Papua New Guinea reports more than 2000 people buried in devastating landslide

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More than 2,000 people have been buried in a landslide in Papua New Guinea that destroyed a remote highland village, the government warned on Monday, appealing for international help in rescue efforts.

The once bustling mountain village in Enga province was nearly wiped out when a piece of Mount Mungalo collapsed in the early hours of Friday, burying dozens of houses and the people sleeping inside them.

“The landslide buried more than 2,000 people under water and caused extensive damage to buildings and vegetable gardens. It also had a significant impact on the country’s economic lifeline,” said a letter from Papua New Guinea’s national disaster management center to the UN, which was seen by the AFP news agency.

The main road to the large Porgera gold mine is “completely blocked,” said the UN coordinator’s office in the capital Port Moresby.

“The situation remains unstable as the landslide continues to slowly shift, posing an ongoing threat to both rescue teams and survivors,” the disaster center said.

The scale of the disaster requires “immediate and joint action by all parties involved,” it said, including the army and relief workers at national and regional levels.

She called on the United Nations to inform Papua New Guinea’s development partners “and other international friends” about the crisis.

The UN has invited its member states to an emergency aid meeting, the French embassy in Port Moresby said.

Locals and rescue teams have been using shovels and pieces of wood to search for bodies beneath the landslide – a mix of car-sized boulders, uprooted trees and disturbed earth estimated to be up to eight metres deep.

“The landmass is still slipping, rocks are falling from the mountain,” UN migration agency official Serhan Aktoprak told AFP.

Streams of water flowed between soil and debris, while cracks appeared in the land adjacent to the landslide, Aktoprak said.

“This could trigger further landslides,” the UN official warned, adding that this would pose a “serious danger” to both rescue workers and people living in the region.

Aktoprak said his colleagues had to flee from falling rocks on the construction site over the weekend.

Locals said the landslide could have been triggered by heavy rains in recent weeks. Papua New Guinea has one of the wettest climates in the world, and studies have shown that changing rainfall patterns due to climate change could increase the risk of landslides.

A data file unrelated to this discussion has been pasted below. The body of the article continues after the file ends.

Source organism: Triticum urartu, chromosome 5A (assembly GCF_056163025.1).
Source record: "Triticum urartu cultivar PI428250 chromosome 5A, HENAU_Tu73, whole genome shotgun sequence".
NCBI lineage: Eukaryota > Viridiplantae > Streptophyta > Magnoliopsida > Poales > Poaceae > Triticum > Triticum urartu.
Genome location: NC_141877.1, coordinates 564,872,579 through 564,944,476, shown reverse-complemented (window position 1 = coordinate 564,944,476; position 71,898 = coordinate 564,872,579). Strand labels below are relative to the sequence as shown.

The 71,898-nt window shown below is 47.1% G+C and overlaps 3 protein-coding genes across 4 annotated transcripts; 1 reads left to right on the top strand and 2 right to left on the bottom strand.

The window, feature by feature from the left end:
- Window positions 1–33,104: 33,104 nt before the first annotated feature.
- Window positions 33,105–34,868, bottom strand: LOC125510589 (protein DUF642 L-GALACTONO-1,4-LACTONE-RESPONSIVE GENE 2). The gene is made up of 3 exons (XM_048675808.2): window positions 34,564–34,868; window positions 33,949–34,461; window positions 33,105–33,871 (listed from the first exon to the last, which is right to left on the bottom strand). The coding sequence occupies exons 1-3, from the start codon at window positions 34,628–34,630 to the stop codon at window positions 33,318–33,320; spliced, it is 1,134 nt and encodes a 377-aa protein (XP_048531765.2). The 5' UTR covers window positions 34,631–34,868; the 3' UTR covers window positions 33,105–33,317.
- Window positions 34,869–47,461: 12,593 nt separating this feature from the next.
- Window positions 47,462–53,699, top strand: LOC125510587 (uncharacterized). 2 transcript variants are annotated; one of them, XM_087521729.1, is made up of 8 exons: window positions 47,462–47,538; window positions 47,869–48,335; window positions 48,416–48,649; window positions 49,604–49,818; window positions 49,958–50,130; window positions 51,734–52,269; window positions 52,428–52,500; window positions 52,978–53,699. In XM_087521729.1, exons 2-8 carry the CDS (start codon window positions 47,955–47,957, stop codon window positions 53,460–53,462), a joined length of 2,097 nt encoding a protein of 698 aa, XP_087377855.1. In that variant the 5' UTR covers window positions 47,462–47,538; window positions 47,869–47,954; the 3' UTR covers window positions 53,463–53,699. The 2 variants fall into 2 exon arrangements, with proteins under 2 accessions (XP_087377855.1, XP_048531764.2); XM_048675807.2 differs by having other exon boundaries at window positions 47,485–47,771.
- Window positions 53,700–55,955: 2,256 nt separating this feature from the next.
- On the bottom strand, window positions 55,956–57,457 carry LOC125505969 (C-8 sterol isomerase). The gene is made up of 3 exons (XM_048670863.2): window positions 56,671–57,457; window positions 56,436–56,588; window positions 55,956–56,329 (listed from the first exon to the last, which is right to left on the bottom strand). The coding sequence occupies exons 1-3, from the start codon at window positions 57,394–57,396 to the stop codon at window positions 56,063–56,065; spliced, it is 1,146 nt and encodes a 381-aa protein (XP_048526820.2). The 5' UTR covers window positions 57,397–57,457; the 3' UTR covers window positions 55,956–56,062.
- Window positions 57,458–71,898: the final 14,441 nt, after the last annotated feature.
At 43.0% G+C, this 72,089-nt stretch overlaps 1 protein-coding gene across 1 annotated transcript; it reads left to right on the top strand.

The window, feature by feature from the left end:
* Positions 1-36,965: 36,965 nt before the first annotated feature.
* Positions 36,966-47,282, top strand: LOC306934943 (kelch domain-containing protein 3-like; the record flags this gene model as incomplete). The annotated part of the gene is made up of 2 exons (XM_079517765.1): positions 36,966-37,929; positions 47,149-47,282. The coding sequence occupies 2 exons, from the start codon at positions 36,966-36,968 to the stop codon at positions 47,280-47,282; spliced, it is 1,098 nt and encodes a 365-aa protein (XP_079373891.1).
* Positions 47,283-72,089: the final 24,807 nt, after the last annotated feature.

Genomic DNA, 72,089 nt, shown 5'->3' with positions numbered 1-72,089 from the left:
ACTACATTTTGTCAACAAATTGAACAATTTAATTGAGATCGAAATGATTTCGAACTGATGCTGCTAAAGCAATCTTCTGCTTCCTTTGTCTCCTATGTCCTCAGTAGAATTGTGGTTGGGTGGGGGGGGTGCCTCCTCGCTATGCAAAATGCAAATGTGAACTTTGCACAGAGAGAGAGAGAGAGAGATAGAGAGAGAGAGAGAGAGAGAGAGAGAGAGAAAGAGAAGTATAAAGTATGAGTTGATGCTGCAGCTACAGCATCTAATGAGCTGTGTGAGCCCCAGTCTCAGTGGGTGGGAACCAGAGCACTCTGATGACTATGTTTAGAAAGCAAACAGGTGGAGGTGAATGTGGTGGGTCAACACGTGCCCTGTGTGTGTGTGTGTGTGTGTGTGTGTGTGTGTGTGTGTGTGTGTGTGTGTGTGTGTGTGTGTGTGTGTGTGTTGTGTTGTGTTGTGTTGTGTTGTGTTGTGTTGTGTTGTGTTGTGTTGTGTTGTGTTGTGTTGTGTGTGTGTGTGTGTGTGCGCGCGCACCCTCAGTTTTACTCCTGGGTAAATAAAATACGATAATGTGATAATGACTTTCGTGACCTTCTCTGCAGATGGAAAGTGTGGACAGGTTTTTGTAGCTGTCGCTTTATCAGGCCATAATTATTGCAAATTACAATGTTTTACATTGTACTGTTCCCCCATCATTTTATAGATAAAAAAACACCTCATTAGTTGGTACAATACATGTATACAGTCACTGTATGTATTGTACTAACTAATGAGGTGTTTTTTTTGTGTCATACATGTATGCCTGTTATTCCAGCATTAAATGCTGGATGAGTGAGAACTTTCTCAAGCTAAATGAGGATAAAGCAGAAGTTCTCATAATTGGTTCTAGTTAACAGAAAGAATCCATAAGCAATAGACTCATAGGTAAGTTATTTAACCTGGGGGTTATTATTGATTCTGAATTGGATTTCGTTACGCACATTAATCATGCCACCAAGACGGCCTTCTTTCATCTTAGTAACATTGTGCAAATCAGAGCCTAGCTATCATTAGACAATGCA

The death toll has continued to rise since the disaster as authorities have had to re-estimate the size of the population lying under mud and rubble stretching nearly four football fields, officials say.

It is difficult to estimate the number of victims because many people have moved to the area in recent years to escape tribal violence, said Nicholas Booth, a UN Development Programme official.

By Saturday night, five bodies and the leg of a sixth had been recovered from the rubble.

“It has been three days and seven hours since this disaster, so we are in a race against time. But whether we can get people to safety is another question,” said Aktoprak.

Aid organizations estimate that more than 1,000 people have been forced to flee their homes as a result of the disaster.

An outbreak of tribal fighting unrelated to the disaster is blocking efforts to bring humanitarian aid into the country from the provincial capital Wabag, the UN representative said.

“Many houses are burning, others are emitting smoke. Women and children have been displaced and all the youth and men in the area were carrying machetes,” he said, quoting a report from an aid convoy trying to reach the disaster area.

The tribal fighting had also delayed the delivery of heavy machinery and excavators. The area is about 600 kilometers from Port Moresby.

“Nobody escaped. We don’t know who died because the records are buried,” Jacob Sowai, a teacher from a neighboring village, told AFP.

People from neighboring villages helped dig up the bodies, said Nickson Pakea, president of the nearby Porgera Chamber of Commerce and Industry.

“It’s quite a mess because of the hard rock and the clay, the stone and the rocks that have come in. You need excavators to clear the rubble away,” Pakea told AFP.

A nearby mining joint venture, New Porgera Limited, has agreed to provide excavators to assist rescue workers and clear roads, he said.

The village is located on a slope of the densely forested Mount Mungalo and was home to a nomadic population that grew to over 4,000 people.

It served as a trading post for miners who dig for gold in the highlands. Since the beginning of the year, the country has experienced several earthquakes, floods and landslides that have overwhelmed emergency services resources.

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